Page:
Is there a difference when diagnosing heart disease?
Heart disease is a man’s disease. That is one of the myths surrounding heart disease, according to Dan Muñoz, M.D, M.P.A, assistant professor of medicine in the Division of Cardiology and medical director for quality at the Vanderbilt Heart and Vascular Institute in Nashville.
“We have come to understand that heart disease happens to dads and moms, brothers and sisters,” Muñoz says. “It does not discriminate along gender or racial lines. It is an important challenge for health care professionals to educate people so they know that heart disease is a possibility for everyone.”
However, Muñoz says heart disease may not “rear its face the same with every patient.”
“Men tend to have classic or textbook symptoms — chest pain or tightness in the chest,” he says. “Women tend to be more likely to have less typical symptoms such as shortness of breath, upper stomach pain or back pain.”
While symptoms can vary, if the symptoms are related to activity or if activity worsens the symptoms or brings them out, Muñoz says to consult a doctor for evaluation.
And speaking of consultations, Muñoz says everyone should have a primary care physician who regularly monitors some basic but important risk factors, including blood pressure, blood sugar, cholesterol and tobacco use.
“The most satisfying thing as a doctor is preventing heart attacks as opposed to treating patients after a heart attack,” the cardiologist says. “Everyone needs a good working relationship with a primary care doctor to keep those things in check to avoid a heart attack.”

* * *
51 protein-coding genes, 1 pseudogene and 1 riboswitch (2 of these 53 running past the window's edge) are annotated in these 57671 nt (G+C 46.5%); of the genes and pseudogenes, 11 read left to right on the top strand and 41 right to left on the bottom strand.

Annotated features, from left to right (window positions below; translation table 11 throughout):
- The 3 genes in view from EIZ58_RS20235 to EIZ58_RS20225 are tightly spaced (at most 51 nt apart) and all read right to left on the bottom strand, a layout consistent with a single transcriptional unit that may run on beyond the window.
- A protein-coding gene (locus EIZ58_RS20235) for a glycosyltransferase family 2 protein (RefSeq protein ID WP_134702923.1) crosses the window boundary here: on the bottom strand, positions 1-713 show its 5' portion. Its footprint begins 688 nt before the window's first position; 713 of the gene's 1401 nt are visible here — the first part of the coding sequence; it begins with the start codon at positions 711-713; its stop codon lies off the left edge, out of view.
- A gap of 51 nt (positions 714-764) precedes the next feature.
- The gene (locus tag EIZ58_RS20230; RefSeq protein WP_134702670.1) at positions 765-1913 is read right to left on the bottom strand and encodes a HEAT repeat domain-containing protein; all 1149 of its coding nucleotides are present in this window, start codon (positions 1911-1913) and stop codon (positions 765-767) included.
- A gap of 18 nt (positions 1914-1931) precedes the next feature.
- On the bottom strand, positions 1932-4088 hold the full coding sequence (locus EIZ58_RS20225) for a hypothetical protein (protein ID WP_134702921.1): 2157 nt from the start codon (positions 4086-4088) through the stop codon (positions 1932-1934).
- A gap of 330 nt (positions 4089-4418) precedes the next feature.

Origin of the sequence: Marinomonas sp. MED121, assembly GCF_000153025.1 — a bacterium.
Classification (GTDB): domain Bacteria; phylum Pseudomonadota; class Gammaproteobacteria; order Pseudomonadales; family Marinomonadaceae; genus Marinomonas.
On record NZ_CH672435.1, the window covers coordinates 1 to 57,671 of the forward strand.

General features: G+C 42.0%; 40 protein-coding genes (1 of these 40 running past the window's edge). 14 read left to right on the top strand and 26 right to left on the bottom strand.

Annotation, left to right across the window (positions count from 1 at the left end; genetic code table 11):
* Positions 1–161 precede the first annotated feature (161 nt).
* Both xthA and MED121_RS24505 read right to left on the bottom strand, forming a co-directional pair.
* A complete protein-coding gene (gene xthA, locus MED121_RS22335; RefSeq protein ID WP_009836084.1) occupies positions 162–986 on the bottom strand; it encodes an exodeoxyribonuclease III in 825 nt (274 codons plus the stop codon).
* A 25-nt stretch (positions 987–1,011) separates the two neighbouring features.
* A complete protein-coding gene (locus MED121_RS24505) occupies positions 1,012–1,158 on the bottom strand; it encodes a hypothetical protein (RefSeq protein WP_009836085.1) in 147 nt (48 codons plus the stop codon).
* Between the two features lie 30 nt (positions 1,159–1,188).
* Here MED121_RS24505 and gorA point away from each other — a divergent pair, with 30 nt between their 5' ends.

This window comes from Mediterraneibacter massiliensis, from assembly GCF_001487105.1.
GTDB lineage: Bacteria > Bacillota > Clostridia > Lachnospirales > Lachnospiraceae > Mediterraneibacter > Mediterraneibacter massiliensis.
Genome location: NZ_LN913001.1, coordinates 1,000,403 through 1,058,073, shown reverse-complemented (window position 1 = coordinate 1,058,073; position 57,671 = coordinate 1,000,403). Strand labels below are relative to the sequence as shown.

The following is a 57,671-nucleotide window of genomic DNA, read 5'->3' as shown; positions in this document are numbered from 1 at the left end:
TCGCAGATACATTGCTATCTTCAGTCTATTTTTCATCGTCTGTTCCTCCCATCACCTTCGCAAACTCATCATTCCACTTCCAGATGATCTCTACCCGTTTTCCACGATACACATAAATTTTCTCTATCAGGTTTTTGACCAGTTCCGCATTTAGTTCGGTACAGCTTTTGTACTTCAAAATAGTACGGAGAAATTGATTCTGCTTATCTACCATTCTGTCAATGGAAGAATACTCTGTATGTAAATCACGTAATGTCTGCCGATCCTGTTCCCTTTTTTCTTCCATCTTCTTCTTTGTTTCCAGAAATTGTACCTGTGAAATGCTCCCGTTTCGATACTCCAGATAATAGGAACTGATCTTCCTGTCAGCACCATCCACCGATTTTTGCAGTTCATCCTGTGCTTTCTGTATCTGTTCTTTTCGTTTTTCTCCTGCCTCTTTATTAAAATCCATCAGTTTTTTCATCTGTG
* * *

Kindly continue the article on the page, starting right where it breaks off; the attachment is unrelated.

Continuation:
The cardiologist suggests asking either a primary care doctor or a cardiologist about your risk of heart disease.
“The most common scenario is for a primary care doctor to refer a patient to a cardiologist,” he notes, “but if you have a strong family history of heart disease, you may want to schedule an appointment directly with a cardiologist. Either way is fine and appropriate.
“The important thing to emphasize is that it is always better to know than to wonder. You might be nervous if you think you are at higher risk, but the beginning of change is to find out. It is always better to start that work sooner than later.”
The American Heart Association lists the following warning signs for women and men. If you have any of these signs, call 911 and get to a hospital right away.
Heart disease warning signs for women
- Uncomfortable pressure, squeezing, fullness or pain in the center of your chest. It lasts more than a few minutes or goes away and comes back.
- Pain or discomfort in one or both arms, the back, neck, jaw or stomach.
- Shortness of breath with or without chest discomfort.
- Breaking out in a cold sweat, nausea or lightheadedness.
- As with men, women’s most common heart attack symptom is chest pain or discomfort. But women are somewhat more likely than men to experience some of the other common symptoms, particularly shortness of breath, nausea/vomiting and back or jaw pain.
Heart disease warning signs for men
- Chest discomfort — the most common sign of heart danger in men and women alike.
- Nausea, indigestion, heartburn or stomach pain
- Pain that spreads to the arm
- Dizzy or lightheaded feelings
- Throat or jaw pain
- Gets exhausted easily
Men and women, don’t be deniers. All who have died of heart disease likely said the words, “It can’t be happening to me.” And all who lived reacted quickly to their symptoms.